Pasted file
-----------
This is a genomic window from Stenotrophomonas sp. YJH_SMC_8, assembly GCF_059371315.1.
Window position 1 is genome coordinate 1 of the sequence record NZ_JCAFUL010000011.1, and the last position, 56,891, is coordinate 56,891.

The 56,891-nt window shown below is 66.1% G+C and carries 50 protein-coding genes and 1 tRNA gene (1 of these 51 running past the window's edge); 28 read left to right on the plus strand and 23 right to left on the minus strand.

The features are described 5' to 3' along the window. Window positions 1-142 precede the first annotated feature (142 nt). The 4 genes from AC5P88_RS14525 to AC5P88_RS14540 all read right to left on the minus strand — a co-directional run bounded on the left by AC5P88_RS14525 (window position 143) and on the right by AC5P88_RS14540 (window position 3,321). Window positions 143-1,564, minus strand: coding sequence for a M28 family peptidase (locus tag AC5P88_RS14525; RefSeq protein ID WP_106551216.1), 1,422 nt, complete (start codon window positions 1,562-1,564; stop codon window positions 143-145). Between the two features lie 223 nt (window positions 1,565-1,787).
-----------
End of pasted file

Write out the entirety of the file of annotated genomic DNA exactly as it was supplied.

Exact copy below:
This is a genomic window from Stenotrophomonas sp. YJH_SMC_8, assembly GCF_059371315.1.
Window position 1 is genome coordinate 1 of the sequence record NZ_JCAFUL010000011.1, and the last position, 56,891, is coordinate 56,891.

The 56,891-nt window shown below is 66.1% G+C and carries 50 protein-coding genes and 1 tRNA gene (1 of these 51 running past the window's edge); 28 read left to right on the plus strand and 23 right to left on the minus strand.

The features are described 5' to 3' along the window. Window positions 1-142 precede the first annotated feature (142 nt). The 4 genes from AC5P88_RS14525 to AC5P88_RS14540 all read right to left on the minus strand — a co-directional run bounded on the left by AC5P88_RS14525 (window position 143) and on the right by AC5P88_RS14540 (window position 3,321). Window positions 143-1,564, minus strand: coding sequence for a M28 family peptidase (locus tag AC5P88_RS14525; RefSeq protein ID WP_106551216.1), 1,422 nt, complete (start codon window positions 1,562-1,564; stop codon window positions 143-145). Between the two features lie 223 nt (window positions 1,565-1,787).